Book Review - 21 Irrefutable Laws of Leadership

The saying leaders are readers is very true. With so many books written by leaders, dreamers, and explorers of the human psyche, there is an endless supply of wisdom, advice, and mind-shifting views on any topic you can think of.

As leaders then, we can always find a gem to apply in our pursuit of improved influence on those we seek to impact. All hidden in the pages of a book.

One particular book that has been invaluable to me in trying to constantly make sure I am on the right track, and also happens to be the first leadership book I ever read from cover to cover, is John C. Maxell's 21 Irrefutable Laws of Leadership.


What makes this such a handy book, is that each of the 21-Laws can be used, developed, and applied independently of all the others. That does not mean that you need to apply only one of the laws to be a leader. Far from it. The more you can apply, the more rounded a leader you will become.

Two laws that I constantly work on or remind myself to develop are The Law of The Lid and The Law of Respect.

The reason I favour these particular two is that one looks inward and the other outward.

The Law of the Lid simply states that your ability to lead depends on the level of the Lid on your ability. If your leadership lid is at a two, you will never be able to lead past that level. In order to lead past your current lid-determined level, you need to lift your lid. How do you do that? Self-development. Learning. Reading.


This is how John illustrates the Law of The Lid


Whenever I reach a point where I feel I am not effective in my leadership, I look at what is limiting me. What I need to change, or perhaps a new area I need to develop.

The Law of the Lid, when we truly understand it, helps us to see and understand our own limitations, and work on developing the skills we need to in order to improve the impact we have on the world around us.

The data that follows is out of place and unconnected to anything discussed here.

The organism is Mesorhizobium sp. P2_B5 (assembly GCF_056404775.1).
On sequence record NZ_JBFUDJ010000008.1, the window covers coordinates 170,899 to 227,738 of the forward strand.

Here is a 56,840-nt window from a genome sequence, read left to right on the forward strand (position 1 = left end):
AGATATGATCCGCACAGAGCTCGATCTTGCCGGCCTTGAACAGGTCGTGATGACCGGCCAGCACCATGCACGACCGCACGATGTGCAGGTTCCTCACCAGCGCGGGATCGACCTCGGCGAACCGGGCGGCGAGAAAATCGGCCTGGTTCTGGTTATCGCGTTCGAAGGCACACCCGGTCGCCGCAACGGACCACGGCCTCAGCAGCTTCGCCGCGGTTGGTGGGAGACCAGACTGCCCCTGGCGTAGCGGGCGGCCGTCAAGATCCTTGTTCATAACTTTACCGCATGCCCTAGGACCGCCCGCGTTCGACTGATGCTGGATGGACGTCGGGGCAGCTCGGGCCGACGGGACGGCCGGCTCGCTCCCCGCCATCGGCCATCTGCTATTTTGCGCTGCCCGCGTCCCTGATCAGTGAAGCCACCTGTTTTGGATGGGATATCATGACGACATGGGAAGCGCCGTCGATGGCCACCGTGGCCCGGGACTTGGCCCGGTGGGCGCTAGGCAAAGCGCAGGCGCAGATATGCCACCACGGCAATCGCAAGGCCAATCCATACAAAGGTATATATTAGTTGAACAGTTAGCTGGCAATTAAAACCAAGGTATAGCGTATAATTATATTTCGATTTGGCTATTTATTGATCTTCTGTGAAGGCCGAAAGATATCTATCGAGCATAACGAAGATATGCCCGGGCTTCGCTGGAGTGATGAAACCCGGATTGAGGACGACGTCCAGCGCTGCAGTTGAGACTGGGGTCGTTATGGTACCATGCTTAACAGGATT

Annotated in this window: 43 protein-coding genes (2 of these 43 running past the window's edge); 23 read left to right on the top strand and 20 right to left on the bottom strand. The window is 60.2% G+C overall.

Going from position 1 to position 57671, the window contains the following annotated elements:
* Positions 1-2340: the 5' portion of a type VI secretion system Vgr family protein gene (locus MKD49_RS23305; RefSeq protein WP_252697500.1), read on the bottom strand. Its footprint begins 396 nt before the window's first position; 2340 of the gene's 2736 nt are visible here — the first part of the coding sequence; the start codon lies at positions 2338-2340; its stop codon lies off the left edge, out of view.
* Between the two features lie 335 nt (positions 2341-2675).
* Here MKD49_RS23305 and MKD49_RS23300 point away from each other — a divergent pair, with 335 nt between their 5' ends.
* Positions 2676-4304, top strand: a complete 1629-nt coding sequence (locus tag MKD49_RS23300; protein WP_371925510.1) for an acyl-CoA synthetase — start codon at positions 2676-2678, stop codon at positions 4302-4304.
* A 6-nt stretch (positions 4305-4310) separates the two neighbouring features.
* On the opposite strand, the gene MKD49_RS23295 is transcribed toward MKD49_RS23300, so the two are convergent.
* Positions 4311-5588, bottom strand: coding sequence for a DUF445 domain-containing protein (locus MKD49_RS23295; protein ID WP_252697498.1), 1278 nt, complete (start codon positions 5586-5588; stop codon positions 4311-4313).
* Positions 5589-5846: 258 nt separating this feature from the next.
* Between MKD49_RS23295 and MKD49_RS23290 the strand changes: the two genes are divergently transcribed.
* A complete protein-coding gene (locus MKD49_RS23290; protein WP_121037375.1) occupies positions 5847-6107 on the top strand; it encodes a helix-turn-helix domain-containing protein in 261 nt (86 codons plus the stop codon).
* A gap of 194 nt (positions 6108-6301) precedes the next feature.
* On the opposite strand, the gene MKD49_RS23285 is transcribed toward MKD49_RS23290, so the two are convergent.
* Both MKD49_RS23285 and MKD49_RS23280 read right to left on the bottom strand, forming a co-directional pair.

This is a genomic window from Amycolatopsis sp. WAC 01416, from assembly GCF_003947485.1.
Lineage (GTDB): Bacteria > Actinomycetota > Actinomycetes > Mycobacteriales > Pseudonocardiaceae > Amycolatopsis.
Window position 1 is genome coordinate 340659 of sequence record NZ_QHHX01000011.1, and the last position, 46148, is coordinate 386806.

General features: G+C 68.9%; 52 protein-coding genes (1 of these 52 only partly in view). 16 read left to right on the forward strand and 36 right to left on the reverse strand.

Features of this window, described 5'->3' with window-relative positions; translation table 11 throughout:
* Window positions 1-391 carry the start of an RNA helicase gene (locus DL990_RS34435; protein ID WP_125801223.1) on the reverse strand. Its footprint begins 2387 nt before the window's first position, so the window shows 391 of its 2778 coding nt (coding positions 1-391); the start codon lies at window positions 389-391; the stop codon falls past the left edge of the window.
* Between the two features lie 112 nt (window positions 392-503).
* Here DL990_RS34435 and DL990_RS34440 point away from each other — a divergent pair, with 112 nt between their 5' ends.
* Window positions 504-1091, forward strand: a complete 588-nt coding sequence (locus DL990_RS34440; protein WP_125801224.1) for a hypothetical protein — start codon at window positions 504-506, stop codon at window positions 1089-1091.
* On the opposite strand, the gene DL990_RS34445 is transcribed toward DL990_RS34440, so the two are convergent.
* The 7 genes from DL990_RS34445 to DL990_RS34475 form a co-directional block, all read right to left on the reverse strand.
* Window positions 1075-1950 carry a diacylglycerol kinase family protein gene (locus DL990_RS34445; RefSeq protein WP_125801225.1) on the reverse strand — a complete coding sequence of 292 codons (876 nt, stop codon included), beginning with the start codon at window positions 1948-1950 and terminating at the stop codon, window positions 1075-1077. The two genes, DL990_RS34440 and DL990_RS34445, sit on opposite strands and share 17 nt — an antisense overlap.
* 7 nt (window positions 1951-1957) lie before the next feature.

The Law of Respect - that I see as the outward-facing - is one I always remind myself must be at the forefront of all we do.

I have a simple credo in life when it comes to respecting people. No matter who you are, how much money you have, or what title you have, I will always treat everyone with the same level of respect. I will shake the hand of a president, the same way I would shake the hand of a beggar on the street.


Your station and your wealth do not define who you are. It may get you recognition from society and those who like name dropping, but remove all of the wealth, the brass nameplate on the door, and the fancy cars, and we are all the same. Who you are as a person, deep inside, determines the respect that you earn. Respect is birthed from a place of love. If we have God's love inside us, through the Holy Spirit, how can we not respect anyone and everyone? Jesus treated tax collectors, prostitutes, and lepers all with the same love and respect as He did His disciples.

Just imagine how different this world would be today if we all treated each other with respect regardless of our faith, skin color, or political affiliations.

I can recommend this book as a must-read to anyone wanting to grow, not only in leadership but in life.


Find two or three laws that you can take with you on your leadership journey.

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